Making Local Government Accessible

Jul 30, 2022 | City Council

This summer, I’ve spent a lot of time talking to residents and explaining my work representing Ward 4. I’ve met a lot of people who do not follow our local government at all, and I have explained my orientation to our local politics these last four years. As I look ahead to Tuesday, it feels like an appropriate time to reflect on my service.


I was first motivated to run for office in 2018 after watching a particularly contentious debate at a Council meeting in which Council members repeated talking points, aggressively simplified, and effectively distorted a fairly complicated legal issue. I wondered: why were the talking points in that debate so disconnected from the facts of the issue? Why was this issue being framed as simple/obvious when it was actually complicated? Why were people distorting this issue and pretending that there was no room for debate?

In 2018, I had a lot of conversations with residents and community leaders, trying to figure out WHY our politics were like this. I heard very broad explanations of their own political beliefs and their assessment of others’ political beliefs. I recognized that issues of controversy were regularly exaggerated or distorted to amplify differences. Instead of acknowledging the complexity of an issue and digging into the substance of it, elected leaders (and other loud voices in our community) would simply define one position or another as wholly righteous or entirely wrong. I noticed also: residents who had very strong opinions about our local politics often focused on people: whom they liked or whom they disliked.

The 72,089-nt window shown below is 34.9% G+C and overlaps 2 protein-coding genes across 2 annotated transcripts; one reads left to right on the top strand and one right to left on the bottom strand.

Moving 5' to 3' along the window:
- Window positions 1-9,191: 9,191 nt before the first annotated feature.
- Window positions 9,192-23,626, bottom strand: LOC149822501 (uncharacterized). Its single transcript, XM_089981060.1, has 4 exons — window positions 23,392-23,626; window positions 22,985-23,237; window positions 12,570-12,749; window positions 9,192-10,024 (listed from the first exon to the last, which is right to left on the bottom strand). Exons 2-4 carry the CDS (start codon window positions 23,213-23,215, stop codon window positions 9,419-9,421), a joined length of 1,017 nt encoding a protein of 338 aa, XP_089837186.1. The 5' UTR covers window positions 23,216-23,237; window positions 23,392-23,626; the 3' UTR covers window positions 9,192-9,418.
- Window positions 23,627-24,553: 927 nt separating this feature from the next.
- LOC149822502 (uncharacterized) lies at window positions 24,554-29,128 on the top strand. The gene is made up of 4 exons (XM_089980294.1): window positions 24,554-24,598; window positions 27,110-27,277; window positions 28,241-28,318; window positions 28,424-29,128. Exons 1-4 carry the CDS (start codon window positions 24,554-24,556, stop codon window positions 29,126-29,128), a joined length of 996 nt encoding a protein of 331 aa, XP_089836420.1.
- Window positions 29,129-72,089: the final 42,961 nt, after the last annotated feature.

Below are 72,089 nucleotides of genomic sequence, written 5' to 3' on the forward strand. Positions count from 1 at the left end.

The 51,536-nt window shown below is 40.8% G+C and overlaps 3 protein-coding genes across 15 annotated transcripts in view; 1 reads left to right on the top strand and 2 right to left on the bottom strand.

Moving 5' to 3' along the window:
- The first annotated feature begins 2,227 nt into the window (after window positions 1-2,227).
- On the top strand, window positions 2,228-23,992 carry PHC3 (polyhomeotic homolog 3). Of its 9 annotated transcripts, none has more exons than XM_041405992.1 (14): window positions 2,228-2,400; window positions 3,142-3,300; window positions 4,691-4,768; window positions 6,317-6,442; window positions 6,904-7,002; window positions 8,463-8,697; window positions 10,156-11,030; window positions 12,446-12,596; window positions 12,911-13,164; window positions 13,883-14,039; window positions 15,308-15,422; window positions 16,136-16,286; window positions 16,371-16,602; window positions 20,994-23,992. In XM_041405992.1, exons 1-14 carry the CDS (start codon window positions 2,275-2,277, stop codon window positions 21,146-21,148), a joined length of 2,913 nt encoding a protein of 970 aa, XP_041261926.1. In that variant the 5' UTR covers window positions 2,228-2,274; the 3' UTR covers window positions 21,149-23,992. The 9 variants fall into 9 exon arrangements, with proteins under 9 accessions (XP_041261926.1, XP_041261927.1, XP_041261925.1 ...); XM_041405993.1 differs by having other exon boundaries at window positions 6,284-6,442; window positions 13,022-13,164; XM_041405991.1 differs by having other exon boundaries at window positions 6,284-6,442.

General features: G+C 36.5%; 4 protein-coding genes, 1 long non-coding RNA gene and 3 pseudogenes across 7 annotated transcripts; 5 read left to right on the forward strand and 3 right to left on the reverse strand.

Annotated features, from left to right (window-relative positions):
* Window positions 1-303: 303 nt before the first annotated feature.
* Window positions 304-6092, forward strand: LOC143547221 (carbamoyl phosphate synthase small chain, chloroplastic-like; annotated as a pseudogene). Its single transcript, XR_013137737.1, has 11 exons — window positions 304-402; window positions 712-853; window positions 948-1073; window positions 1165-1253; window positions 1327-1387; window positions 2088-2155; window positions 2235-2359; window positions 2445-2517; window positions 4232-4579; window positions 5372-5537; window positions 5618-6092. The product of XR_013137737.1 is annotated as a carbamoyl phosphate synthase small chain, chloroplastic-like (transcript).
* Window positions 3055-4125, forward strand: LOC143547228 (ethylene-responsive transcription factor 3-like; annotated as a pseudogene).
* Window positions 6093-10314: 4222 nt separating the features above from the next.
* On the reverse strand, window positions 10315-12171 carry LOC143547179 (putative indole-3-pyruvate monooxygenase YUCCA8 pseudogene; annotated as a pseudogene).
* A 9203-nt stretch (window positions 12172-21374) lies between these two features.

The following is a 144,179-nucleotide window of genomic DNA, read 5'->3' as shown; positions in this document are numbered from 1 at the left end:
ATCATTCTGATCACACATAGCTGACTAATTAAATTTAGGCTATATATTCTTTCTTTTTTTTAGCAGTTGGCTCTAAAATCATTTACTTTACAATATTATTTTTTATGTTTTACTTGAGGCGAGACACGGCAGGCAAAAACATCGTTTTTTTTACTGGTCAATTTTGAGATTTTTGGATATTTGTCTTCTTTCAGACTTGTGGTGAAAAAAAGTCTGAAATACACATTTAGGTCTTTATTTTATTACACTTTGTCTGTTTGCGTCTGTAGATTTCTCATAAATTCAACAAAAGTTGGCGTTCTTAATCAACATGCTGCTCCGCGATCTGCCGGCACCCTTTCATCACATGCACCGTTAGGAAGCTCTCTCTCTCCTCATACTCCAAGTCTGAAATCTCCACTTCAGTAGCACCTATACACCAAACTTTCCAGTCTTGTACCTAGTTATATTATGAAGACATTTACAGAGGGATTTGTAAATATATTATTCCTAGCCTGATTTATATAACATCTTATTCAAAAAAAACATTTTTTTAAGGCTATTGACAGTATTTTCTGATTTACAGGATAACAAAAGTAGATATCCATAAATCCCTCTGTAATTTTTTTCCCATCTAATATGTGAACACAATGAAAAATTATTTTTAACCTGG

Many residents complained that the work of City Council was difficult to anticipate, that they had no way of knowing what decisions their elected leaders were preparing to vote on, so they had no opportunity to weigh in. Residents only learned about big issues after decisions were already made, after their elected representatives had voted in a way they didn’t like.


In 2018, I wanted to understand the record of the incumbent I was challenging, but the actual record of our City Council was nearly impossible to find. Local media coverage was understandably limited. The public record of decisions and votes was literally buried in meeting minutes (published over a week after the meeting). I found this concerning: how could anyone in our community assess the record of an elected official if they literally could not find the facts of what Council had done?

Since my election, my work on Council has focused on three goals:

Promoting fact-based debate and understanding of our local issues of controversy

I have published newsletters in advance of every Council Meeting, organizing and compiling as many direct links as I could to help residents find primary sources of information about all the issues on the agenda. I am now the only member of City Council who has regularly scheduled coffee hours in advance of our meetings, open to anyone who wants to show up and ask questions or raise concerns.

Making the decisions of Council – and my own record – as clear and transparent as possible